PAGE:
decipher so if these documents that we find the early historical references to chichen itza but unfortunately they're not fixed in time they're attributed to what are called cartoons now anyone who
came to be belaboured by my talk about 2012 might have remembered cartoons or 20-year periods and what happens is that they cycle and depending on the number they will rotate through a set of 13
which ends comes together to 256 years now after 256 years the cycle then repeats itself so when they say that something happened in cartoons 6 a how it could have been at any one of those points all those six cycles going back in time well anyway it tells us that chichen itza was founded in 6 a how that it was abandoned in a - how they did for how it was occupied by the ETS are now the eats are featuring a number of other documents and they're treated as being Mexicans they're specified as coming from Mexico they're said to be our warriors we occupied and took over the Yucatan
Peninsula it then talks we think later on about a conquest of chichen itza by another character who may or may not be associated with my apart as soon as of names are connected to these events but
in reality it's very very hard to untangle it all it's irresistible to use this information but we have to be very cautious about how we do that what the sources doom mention is the arrival of Quetzalcoatl which in Maya was cook or calm now Quetzalcoatl was the great emerging gods complex any ology in central Mexico


Quetzalcoatl had at one time been amongst a series of other gods in the same sort of strata but his identity became subdued subsumed into historical character and any one time it's very hard to tell whether they're talking about the God Quetzalcoatl or they're talking about a human Quetzalcoatl but
the sources in Mexico say that Quetzalcoatl was had to leave he was ejected and he went to the east the sources nuketown say that Kukulcan came from the west and ruled at chichen itza these are all little fragments of information that we're trying to pull together so this is just a little bit of the evidence that of this feathered serpent which is what Quetzalcoatl means was already a very very major part of the iconography of central Mexico this is such a calcio site which is in some ways influenced by Maya architecture and dates the classic period but equally of course the Aztec had lots of others plumed serpent Quetzalcoatl so the central El Castillo temple was described as being the building the the temple to Kapil Khan and of course the serpent who haven't seen them here but
the serpents running out of those Palisades and some of the iconography at the top support the idea that the plumed serpent was being celebrated in this building so we might hope that the inscriptions of chichen might illuminate some of this they might help to let us know who the eats are were tell us about Coco car tell us about all these interesting events that took place both we know archaeologically iconographically and ethno historically but unfortunately they do almost none of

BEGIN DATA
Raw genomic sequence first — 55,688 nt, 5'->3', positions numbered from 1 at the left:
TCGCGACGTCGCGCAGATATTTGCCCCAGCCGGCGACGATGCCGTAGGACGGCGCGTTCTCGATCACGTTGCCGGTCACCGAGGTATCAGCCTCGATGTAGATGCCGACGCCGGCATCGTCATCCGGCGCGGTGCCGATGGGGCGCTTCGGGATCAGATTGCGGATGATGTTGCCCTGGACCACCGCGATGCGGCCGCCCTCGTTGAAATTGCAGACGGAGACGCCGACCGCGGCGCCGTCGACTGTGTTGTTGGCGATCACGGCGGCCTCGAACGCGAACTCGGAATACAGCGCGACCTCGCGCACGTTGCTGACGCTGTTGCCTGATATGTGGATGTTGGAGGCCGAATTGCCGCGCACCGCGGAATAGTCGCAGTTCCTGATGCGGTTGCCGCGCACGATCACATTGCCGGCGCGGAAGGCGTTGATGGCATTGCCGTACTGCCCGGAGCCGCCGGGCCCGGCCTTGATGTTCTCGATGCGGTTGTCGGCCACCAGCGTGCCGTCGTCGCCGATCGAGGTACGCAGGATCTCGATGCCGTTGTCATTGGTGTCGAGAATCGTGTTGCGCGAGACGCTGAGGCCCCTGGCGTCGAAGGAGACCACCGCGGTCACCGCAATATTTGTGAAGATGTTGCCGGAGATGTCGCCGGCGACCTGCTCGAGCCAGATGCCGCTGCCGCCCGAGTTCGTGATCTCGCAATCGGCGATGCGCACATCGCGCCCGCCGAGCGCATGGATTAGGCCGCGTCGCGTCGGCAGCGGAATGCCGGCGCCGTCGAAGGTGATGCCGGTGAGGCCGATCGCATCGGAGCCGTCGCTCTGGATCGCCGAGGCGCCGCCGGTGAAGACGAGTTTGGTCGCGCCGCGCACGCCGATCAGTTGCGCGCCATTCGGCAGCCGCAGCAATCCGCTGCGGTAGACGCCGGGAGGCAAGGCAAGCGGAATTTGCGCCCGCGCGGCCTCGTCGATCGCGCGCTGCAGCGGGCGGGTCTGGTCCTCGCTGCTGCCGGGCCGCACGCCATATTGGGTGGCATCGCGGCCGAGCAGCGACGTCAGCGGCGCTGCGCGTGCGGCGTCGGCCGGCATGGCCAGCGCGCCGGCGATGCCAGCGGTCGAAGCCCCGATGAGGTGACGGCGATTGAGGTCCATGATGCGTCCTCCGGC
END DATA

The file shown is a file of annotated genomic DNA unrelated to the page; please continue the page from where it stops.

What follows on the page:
that the inscriptions at Chichen are not not few in number they're quite numerous but their preservation is poor on the whole and even when when it's not poor their content their phrasing the ways that

they use their signs is very very difficult to read so those of us who work in earlier periods and work in the southern lowlands you can have a pretty good handle on most inscriptions that might come out of the ground but a chichen we're presented by text that we can barely read at all they use a different kind of chronological system and that can be very hard to read and just extracting people events the whole narrative of Chichen inscription seems to be different so this is Stila one we don't even have a proper date we can't reconstruct the date um some are as I say well-preserved and they supply
certain names some of which we can read some of which we cannot here is something just or kokum and kokum is an interesting name because that becomes a pattern in it comes rulers name at my apartment possibly connected possibly not there are certain relationships between these characters
and we can assemble family trees to some extent we can project who we think the rulers using titles that we don't really see anywhere else but I think a lot of that information is is really struggling
is really grasping at things which we can't pin down so I think much as I've loved there to be a great epigraphic solution to this mystery there's almost nothing there what we can say is a few little fragments this is the Casa Colorado this is the the Red House and inside it has a carved thought Jam and that is the inscription it's very well preserved one by chichen standards it talks about a series of ritual events interestingly it has some vernacular Yucatec Yucatec is the language of the northern lowlands and yet one with all inscriptions even the ones in the north are written in a different language they're written in cholan they come is the prestige language of rulership from the south but here there are some verbal structures and some indications that you could take it being spoken and is sort of filtering into the writing system now there's a what we call a collocation there's a sign group which is common not just in that text but in a number of other places as well and we can break that down quite easily into syllables our Park Carla and that makes a very legible name I've got back our fire is his shield this was the first Maya name to actually be successfully deciphered David Kelley in 1968 published this decipherment perman it predates that Paco who's buried at Palenque and she